At least 94 people have been confirmed dead following devastating mudslides and floods near Rio de Janeiro. As of Wednesday, rescue workers and residents are still frantically sifting through the debris to find survivors.

A month's worth of rain blanketed mountainous regions just north of the city, causing parts of large mountains to collapse down onto residential areas. Officials at the historic city of Petrópolis, just 70 miles from Rio de Janeiro, said they expect the death toll to rise as more bodies are recovered.

The last major landslide occurred in 2011, killing more than 900 people. The incident was considered to be the worst natural disaster ever to hit Brazil.

Heavy rainfall began on Tuesday, continuing throughout Wednesday. Dozens of homes and buildings were completely destroyed by landslides above Petrópolis, while waves of water submerged city streets. Video of rivers of mud rushing down the city was uploaded by residents online, showing how the waters dragged down trees, cars, and people.

Brazil's National Meteorological Institute said rainfall during the last few days was the worst ever recorded since 1952. Federal University of Juiz de Fora researcher, Cássia de Castro Martins Ferreira, described the weather over the past days as an "extreme event."

Petrópolis is a scenic region with a big national park and high, wooded mountains that have become a haven for tourists seeking relief from the coast's scorching heat. The Brazilian monarch Pedro II founded it in the mid-nineteenth century and held court there during the hot summer months.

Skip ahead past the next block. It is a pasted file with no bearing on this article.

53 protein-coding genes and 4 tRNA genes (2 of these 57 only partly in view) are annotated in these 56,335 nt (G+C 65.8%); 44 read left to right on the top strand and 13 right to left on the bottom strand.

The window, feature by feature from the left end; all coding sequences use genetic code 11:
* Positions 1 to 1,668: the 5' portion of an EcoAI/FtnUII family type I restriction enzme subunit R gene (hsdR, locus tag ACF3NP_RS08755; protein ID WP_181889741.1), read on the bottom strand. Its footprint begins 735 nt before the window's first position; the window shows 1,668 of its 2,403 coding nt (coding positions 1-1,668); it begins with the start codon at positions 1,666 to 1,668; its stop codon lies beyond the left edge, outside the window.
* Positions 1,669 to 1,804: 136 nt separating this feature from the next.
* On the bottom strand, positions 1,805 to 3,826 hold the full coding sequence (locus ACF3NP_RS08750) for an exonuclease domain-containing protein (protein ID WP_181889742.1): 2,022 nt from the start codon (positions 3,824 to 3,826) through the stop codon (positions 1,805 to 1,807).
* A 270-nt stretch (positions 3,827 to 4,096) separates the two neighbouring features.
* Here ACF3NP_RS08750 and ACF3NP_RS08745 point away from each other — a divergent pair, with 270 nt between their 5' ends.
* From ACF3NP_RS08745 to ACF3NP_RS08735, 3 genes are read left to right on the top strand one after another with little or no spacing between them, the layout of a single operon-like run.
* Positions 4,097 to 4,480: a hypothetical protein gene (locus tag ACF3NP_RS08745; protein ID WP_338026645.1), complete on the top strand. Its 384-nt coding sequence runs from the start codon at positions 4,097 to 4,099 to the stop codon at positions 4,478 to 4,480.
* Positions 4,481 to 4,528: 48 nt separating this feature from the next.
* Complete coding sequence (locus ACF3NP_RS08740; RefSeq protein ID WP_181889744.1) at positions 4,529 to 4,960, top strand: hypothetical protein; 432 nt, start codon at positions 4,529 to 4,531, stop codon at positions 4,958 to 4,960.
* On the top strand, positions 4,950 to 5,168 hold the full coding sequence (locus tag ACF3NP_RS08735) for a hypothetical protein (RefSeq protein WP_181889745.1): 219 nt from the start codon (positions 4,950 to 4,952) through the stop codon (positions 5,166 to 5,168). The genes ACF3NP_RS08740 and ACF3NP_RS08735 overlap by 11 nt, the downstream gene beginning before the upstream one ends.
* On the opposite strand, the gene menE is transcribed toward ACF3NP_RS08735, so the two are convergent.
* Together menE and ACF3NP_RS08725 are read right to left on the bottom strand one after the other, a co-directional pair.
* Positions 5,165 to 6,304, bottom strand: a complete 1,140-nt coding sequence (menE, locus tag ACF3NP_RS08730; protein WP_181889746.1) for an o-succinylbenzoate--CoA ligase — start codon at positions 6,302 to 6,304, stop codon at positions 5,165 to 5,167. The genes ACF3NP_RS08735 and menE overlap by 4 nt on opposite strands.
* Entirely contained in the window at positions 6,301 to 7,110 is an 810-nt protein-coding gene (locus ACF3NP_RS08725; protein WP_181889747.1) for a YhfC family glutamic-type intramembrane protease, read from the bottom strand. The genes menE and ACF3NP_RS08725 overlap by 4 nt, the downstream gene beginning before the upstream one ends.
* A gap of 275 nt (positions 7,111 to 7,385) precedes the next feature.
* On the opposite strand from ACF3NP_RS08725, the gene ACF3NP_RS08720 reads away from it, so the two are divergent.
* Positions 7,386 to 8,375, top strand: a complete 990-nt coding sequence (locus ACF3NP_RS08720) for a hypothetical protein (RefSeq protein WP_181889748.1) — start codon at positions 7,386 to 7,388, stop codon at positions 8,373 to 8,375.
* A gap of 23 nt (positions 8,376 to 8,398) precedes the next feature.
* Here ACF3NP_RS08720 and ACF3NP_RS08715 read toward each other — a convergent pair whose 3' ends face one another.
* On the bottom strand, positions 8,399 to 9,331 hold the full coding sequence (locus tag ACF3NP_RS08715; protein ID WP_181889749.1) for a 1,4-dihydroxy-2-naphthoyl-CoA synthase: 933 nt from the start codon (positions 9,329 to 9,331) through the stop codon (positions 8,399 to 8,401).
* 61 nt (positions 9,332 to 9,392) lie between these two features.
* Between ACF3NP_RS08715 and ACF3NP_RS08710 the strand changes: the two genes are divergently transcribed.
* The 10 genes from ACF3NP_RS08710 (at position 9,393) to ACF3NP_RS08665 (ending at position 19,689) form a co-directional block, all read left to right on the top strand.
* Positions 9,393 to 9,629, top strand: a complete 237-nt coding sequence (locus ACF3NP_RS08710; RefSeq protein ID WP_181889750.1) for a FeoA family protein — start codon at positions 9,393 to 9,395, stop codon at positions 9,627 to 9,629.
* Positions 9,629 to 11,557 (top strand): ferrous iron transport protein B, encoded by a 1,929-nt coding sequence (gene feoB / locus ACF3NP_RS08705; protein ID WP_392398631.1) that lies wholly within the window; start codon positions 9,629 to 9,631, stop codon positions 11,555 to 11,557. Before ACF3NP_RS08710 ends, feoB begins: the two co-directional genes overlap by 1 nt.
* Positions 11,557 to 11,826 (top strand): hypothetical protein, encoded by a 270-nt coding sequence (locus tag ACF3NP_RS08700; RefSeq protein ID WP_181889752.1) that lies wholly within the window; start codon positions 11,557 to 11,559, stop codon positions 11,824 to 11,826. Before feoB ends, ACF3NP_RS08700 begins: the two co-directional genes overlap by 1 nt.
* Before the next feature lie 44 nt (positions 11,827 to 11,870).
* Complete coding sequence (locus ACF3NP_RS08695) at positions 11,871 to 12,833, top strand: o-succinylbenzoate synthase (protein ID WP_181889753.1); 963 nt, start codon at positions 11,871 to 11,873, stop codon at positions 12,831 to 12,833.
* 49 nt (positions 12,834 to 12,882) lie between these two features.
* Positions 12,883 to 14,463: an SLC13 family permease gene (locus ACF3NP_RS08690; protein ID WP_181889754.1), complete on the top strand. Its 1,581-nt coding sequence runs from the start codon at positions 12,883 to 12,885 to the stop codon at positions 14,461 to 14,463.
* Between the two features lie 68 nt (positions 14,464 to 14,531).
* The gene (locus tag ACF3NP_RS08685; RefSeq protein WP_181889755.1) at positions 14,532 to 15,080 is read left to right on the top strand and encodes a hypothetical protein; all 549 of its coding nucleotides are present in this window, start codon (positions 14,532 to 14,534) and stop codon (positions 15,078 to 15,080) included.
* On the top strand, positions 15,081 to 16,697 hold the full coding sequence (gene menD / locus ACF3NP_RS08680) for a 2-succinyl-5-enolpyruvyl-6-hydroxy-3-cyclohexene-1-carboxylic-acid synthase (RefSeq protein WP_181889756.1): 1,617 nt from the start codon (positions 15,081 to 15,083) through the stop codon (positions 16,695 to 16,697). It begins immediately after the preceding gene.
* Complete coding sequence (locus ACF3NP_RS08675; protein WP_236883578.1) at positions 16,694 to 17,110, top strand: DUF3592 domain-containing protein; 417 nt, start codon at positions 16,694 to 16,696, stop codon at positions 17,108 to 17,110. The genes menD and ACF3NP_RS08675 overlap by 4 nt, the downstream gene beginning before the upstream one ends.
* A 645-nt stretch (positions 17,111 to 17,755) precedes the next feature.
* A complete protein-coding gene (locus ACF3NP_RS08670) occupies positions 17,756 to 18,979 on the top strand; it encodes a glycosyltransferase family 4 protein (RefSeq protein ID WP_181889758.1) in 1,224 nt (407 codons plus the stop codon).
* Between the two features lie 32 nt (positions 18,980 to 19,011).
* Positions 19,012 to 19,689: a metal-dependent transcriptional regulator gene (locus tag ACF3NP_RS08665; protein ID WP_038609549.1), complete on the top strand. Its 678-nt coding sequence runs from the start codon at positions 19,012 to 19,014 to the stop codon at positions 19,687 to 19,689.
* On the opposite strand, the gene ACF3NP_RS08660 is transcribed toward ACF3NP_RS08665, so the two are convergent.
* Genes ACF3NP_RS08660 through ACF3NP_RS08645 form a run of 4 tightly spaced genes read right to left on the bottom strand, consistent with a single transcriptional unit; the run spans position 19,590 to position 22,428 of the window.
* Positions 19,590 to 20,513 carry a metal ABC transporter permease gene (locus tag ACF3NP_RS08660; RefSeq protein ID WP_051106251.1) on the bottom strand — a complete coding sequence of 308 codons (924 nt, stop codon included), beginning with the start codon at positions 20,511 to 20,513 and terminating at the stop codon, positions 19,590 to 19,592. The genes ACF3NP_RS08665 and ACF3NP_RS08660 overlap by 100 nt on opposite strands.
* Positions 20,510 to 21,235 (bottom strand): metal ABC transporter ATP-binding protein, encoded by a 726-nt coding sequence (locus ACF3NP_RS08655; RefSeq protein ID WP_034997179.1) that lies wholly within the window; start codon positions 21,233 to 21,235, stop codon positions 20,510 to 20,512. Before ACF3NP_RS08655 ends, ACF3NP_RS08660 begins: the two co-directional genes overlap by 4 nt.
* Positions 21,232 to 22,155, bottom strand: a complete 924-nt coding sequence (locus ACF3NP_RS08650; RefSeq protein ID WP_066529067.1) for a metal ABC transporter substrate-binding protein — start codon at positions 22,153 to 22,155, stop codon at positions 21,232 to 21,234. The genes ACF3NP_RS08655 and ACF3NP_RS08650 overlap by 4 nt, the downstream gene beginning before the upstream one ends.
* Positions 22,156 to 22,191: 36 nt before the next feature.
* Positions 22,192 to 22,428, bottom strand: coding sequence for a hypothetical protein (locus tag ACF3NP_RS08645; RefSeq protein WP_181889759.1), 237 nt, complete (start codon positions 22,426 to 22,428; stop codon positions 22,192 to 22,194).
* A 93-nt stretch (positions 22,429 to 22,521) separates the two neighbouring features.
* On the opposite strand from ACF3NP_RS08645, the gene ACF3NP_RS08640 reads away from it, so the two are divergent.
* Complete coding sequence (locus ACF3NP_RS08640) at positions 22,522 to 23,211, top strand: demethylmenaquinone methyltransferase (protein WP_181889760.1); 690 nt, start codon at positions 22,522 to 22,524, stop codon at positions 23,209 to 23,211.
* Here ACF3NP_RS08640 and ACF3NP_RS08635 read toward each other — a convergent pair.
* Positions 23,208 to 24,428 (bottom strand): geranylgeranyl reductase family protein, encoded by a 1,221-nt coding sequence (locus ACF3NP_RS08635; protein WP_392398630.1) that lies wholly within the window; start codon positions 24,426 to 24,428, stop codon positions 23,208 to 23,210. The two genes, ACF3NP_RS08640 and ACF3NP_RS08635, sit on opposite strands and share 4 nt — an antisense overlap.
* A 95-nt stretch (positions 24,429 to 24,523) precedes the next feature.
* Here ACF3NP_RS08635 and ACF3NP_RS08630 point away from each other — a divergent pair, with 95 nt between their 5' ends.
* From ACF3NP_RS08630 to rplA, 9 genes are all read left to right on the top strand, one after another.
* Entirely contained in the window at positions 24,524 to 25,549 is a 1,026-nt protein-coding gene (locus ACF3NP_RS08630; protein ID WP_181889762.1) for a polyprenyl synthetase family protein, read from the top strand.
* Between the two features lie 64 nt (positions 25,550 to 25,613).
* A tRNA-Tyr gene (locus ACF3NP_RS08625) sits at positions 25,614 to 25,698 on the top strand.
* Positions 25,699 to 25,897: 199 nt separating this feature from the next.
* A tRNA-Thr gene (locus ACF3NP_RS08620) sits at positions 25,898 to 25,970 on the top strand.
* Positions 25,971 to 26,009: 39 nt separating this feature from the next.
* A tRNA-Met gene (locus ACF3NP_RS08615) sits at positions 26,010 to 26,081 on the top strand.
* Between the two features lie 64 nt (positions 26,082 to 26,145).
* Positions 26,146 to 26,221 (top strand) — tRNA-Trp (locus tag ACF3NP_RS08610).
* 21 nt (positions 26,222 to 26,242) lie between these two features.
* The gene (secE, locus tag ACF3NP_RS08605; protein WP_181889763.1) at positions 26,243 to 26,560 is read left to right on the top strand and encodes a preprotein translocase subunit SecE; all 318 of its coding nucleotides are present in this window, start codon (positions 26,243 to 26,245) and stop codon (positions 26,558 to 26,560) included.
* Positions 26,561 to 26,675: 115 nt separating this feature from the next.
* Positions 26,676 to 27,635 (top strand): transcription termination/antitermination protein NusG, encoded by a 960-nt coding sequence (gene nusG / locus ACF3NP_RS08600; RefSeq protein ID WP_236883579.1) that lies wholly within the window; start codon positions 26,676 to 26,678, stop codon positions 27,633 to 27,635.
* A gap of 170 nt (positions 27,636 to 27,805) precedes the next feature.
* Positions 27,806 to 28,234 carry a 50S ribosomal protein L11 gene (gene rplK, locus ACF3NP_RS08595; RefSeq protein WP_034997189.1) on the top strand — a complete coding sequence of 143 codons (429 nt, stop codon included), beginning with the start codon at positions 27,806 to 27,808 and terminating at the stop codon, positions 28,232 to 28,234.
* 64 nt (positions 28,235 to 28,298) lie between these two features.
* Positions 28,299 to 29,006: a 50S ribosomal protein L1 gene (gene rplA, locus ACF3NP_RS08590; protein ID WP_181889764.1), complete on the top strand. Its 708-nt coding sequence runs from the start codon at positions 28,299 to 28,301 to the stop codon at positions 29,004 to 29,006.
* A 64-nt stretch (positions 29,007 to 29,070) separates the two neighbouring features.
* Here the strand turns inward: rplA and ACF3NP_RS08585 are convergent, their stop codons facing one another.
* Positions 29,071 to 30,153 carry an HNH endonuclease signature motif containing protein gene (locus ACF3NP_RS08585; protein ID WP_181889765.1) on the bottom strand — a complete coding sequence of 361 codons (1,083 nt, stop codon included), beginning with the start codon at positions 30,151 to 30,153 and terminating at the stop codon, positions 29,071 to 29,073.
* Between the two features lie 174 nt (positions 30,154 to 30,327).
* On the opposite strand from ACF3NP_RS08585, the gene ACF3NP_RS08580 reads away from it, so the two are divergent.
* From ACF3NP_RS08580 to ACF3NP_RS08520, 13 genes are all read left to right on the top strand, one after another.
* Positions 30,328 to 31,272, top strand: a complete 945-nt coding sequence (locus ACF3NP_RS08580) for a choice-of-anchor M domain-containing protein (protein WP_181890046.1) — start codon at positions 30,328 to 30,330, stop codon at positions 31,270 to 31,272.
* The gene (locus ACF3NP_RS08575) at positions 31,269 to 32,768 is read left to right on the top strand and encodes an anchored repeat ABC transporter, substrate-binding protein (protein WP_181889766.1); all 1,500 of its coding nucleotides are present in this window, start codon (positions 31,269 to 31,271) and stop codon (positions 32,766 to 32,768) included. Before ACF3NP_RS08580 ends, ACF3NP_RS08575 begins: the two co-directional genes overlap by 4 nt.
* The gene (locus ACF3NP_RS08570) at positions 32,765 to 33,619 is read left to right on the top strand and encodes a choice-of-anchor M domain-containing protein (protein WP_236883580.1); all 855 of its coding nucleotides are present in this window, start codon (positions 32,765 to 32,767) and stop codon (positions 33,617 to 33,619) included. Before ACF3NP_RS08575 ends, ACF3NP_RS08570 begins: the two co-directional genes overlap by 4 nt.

Due to its location, the city has been subject to extreme rain and landslides. Weather experts explained that the city is located in a region where hot-air weather systems coalesce from the coast before clashing with colder air due to the high altitudes, resulting in huge storm formations.

Residents have gradually built communities into the hills as Petrópolis has grown over the years. Continued development has destroyed forested areas that formerly served as mudslide buffers. Some residents have also built homes on terrain that is sometimes too steep and unsuited for development.

Officials had devised preparations to prevent a repeat of the 2011 mudslides in the region. However, due to a lack of money and political power swings over the years, these plans have hardly progressed.

Residents have long called on the government to build more effective mechanisms to inform communities ahead of major weather occurrences. Only a few neighborhoods in Petrópolis are equipped with weather-warning sirens, and state and municipal administrations have yet to build similar systems in other susceptible areas.